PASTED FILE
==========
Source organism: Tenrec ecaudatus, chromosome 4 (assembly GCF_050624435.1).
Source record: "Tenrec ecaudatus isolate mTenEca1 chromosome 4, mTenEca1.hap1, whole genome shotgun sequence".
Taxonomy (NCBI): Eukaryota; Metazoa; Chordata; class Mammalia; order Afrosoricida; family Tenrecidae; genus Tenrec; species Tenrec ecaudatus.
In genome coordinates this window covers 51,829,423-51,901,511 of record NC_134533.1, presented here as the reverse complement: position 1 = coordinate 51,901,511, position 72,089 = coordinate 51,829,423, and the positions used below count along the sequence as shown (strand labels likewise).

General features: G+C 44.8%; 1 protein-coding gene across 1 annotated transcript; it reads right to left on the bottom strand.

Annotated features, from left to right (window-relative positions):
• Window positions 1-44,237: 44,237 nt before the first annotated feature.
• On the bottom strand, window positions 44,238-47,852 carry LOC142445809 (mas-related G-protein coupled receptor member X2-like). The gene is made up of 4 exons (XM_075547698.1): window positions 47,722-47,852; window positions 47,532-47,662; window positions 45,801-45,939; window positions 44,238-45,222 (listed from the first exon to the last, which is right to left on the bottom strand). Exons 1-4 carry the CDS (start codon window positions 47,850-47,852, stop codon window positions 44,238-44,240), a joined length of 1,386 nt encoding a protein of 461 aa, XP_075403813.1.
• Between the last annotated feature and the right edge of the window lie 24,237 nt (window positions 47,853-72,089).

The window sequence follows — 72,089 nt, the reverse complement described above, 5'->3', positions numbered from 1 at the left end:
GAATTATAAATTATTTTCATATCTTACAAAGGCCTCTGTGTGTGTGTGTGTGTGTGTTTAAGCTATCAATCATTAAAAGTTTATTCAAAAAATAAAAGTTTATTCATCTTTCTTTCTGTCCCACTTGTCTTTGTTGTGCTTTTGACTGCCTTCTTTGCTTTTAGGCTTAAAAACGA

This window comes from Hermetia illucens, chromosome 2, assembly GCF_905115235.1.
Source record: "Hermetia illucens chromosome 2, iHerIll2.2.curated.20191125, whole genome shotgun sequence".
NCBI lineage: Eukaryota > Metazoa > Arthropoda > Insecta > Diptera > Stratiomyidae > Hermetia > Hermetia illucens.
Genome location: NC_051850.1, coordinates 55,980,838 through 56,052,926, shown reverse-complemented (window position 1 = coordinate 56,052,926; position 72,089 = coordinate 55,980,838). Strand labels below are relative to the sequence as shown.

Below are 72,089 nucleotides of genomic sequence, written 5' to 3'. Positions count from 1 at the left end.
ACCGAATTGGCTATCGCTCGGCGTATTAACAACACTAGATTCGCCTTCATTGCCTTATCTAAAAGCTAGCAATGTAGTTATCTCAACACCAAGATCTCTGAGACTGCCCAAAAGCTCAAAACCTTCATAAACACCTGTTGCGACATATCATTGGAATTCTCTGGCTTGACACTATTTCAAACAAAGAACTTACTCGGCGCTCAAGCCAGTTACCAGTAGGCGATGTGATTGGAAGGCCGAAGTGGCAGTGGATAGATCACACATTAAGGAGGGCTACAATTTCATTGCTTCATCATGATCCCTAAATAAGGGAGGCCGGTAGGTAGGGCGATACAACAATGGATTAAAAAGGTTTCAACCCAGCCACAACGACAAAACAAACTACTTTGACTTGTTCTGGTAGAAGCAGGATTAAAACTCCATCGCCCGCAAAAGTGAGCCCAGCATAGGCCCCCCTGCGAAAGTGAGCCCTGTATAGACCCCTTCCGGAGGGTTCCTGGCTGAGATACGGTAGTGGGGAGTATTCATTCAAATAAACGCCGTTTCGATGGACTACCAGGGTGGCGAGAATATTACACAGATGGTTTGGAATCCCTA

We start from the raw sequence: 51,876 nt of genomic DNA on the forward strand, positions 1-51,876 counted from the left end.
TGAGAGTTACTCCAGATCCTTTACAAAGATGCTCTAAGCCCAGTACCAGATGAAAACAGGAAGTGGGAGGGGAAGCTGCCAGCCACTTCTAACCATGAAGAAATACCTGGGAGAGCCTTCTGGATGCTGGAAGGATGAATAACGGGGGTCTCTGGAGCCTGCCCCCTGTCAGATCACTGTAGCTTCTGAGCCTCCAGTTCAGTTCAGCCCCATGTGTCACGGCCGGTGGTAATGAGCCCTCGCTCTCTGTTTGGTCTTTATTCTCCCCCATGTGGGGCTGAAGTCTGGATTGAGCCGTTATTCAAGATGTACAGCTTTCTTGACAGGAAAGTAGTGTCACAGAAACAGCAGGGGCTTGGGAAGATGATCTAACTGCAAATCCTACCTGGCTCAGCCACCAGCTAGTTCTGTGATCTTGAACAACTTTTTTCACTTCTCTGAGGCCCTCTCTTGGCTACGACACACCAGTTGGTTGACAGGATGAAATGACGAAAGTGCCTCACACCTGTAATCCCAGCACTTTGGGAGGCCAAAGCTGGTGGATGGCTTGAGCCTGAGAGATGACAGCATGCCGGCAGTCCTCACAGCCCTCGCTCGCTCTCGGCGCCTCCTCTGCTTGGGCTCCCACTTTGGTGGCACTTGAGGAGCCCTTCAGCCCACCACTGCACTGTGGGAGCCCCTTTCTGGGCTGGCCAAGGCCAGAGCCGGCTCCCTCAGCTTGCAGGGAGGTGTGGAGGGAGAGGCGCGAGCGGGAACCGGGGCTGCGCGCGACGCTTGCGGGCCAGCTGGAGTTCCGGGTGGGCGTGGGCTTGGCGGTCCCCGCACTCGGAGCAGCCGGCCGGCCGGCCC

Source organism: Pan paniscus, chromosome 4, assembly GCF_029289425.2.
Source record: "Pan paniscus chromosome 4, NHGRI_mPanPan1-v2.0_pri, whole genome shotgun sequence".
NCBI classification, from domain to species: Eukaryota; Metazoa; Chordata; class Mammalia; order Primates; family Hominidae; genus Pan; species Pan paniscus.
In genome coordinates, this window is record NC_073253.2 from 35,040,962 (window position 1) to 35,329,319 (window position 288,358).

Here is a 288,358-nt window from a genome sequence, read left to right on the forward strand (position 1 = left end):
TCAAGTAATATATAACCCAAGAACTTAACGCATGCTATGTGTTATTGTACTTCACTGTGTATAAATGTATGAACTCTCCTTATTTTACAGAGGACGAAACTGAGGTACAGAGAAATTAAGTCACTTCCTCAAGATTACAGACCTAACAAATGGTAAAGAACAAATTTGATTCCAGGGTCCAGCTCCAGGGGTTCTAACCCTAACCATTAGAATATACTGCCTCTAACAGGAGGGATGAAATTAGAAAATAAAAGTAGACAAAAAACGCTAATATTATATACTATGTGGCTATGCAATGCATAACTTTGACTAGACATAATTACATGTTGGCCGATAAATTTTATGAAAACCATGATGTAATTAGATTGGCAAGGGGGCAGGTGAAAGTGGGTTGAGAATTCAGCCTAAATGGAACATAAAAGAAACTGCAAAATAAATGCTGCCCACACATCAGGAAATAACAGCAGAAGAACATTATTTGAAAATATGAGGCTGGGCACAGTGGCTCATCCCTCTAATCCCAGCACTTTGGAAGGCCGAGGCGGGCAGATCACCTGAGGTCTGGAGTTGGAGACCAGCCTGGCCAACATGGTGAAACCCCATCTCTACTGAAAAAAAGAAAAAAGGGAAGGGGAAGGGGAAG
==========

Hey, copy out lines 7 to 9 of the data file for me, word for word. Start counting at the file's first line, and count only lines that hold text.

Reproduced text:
• Window positions 1-44,237: 44,237 nt before the first annotated feature.
• On the bottom strand, window positions 44,238-47,852 carry LOC142445809 (mas-related G-protein coupled receptor member X2-like). The gene is made up of 4 exons (XM_075547698.1): window positions 47,722-47,852; window positions 47,532-47,662; window positions 45,801-45,939; window positions 44,238-45,222 (listed from the first exon to the last, which is right to left on the bottom strand). Exons 1-4 carry the CDS (start codon window positions 47,850-47,852, stop codon window positions 44,238-44,240), a joined length of 1,386 nt encoding a protein of 461 aa, XP_075403813.1.
• Between the last annotated feature and the right edge of the window lie 24,237 nt (window positions 47,853-72,089).